Westergren: I spent about two weeks on the road in my first stint. I originally thought I was going to go longer, but...I'd have these long days of meetings and then get back to my hotel room and have like 400 e-mails so...I go now in four-day stints generally.

The first one just two people came, but I just kept doing them and they grew. I wanted some kind of a forum where people could actually talk, if they'd come to talk to me, and so we developed this town meeting format.

Music is something that really is such a sort of personal and important thing that people are willing to do something, you know? They want to come, they have something to say about it and they are welcoming the opportunity to tell the company founder what they really think.

You talk about wanting to create the "middle-class musician." I haven't heard of that concept since taking a semester of medieval literature. In those days, people paid local town musicians to entertain them. How would that work today?
Westergren: The vast majority of musicians exist in that they are the working poor. They spend a lot of time playing around the clubs...spend whatever little money they earn on their music equipment and they're basically starving, you know? They're all trying to get the attention of a big record label, because that's traditionally the only means for them to get exposure to enough people to make a career out of it.

Is it true that Pandora gets only about 6,000 new CDs per year from the record labels to add to the Music Genome Project?
Westergren: That's the total production from all the majors and their subsidiaries per year. 6,000. Yeah.

Historically, musicians are feast or famine. They either get picked or they don't. It's a very, very tiny number of artists who are able to do it without label backing. They just manage to do it because they gig like mad and they develop these real followings.

Dave Matthews is a good example of that. Those guys were making a living by touring and they eventually got picked up by labels...their grassroots following was big enough.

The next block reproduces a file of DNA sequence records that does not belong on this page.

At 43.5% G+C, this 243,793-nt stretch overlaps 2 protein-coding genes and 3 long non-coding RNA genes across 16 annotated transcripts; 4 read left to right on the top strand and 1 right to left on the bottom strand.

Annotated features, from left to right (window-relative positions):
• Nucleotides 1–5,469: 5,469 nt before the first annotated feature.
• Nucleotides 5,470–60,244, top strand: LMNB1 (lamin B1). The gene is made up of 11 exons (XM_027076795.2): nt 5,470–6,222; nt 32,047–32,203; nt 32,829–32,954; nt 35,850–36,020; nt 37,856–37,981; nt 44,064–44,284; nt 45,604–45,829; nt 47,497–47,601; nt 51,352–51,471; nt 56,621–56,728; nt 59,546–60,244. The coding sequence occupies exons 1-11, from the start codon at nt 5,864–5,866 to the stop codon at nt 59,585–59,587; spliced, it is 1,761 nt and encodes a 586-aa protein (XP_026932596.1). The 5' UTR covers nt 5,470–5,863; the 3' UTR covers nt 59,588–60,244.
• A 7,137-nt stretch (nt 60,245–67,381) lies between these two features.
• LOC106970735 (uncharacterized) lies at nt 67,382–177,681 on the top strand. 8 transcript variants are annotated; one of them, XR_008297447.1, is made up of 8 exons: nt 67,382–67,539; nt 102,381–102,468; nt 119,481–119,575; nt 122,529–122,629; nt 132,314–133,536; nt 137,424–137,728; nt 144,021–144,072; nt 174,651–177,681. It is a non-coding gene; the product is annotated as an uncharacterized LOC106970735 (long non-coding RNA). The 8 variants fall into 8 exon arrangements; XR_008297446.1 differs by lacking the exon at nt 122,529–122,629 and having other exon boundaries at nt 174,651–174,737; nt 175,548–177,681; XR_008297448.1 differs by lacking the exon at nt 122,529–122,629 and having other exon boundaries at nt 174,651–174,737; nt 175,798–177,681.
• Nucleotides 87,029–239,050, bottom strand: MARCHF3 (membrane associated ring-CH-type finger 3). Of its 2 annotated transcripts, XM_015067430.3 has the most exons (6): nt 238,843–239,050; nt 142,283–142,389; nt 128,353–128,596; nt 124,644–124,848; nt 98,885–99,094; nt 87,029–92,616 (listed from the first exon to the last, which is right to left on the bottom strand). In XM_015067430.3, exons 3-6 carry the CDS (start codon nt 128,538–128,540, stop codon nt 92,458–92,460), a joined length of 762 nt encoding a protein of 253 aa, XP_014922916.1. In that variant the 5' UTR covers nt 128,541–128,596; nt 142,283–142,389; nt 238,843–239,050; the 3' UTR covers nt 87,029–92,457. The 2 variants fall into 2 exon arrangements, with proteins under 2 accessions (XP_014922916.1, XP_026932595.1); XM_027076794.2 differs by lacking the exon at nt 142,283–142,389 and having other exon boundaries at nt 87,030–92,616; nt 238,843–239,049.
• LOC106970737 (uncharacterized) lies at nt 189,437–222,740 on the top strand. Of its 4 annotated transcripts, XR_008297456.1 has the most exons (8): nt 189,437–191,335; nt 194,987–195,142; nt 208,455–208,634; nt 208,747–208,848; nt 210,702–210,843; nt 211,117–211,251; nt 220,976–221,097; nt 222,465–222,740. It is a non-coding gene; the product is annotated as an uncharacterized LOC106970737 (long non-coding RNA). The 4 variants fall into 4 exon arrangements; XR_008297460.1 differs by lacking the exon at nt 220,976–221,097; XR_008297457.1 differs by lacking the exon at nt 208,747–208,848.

The reason there's a two-tiered system but nothing in between is because there is no means of promoting yourself as a musician. You can't get on the radio.

The toughest (piece) to crack is the promotion phase. It's not enough just to be on iTunes.

You talk about there being a "three-legged stool" in the music industry, that Pandora can bring something to the third leg?
Westergren: Us and other people, too. The three legs are production, distribution and promotion. Traditionally the deal with the label is you borrow a bunch of money from them, and they take care of all three of those things: money to record a CD...getting it into the stores and getting you on the radio or an opening spot with one of their successful acts as a promotion piece.

Well, digital recording software, which is now basically free, has allowed musicians to create world-class-sounding CDs for nothing. And now with a nominal annual fee you can get your music distributed globally through online Web sites. There are a bunch of companies--CD Baby is probably the leader on the Net--where you can join and for $35 they will warehouse a dozen physical CDs, create a little album art icon, some 30 second samples of your music, a little biography if you want to write it and make it available on every sort of online retailer.

And the third piece?
Westergren: The third piece, which is the toughest one to crack, is the promotion phase. It's not enough just to be on iTunes. I think that's where Pandora comes in. You can be completely unknown, but because we know what you sound like and do some music analysis on you we can make sure you are heard by people who are likely to enjoy your music. And when we get big enough, we can do it to a large enough audience with the prospect that they can essentially support you. For most bands it's a lot if they can get a 100,000 people to like their music. We can probably find 100,000.

What would it take for a musician to make about $40,000 a year? How many albums or songs sold? How many fans?
Westergren: That's a good question, actually. There are a lot of pieces...People buying the albums or the songs...going to hear them play live, which I think is going to be an increasingly important revenue stream for musicians...getting a royalty every time they get played on an Internet radio station and then if their band has a T-shirt...all ways in which fans are going to drive revenue to the artist.

I don't know the answer to your question about how big that audience needs to be. If I was a betting man I'd say...50,000 fans and would describe a fan as somebody who'll do some of the above.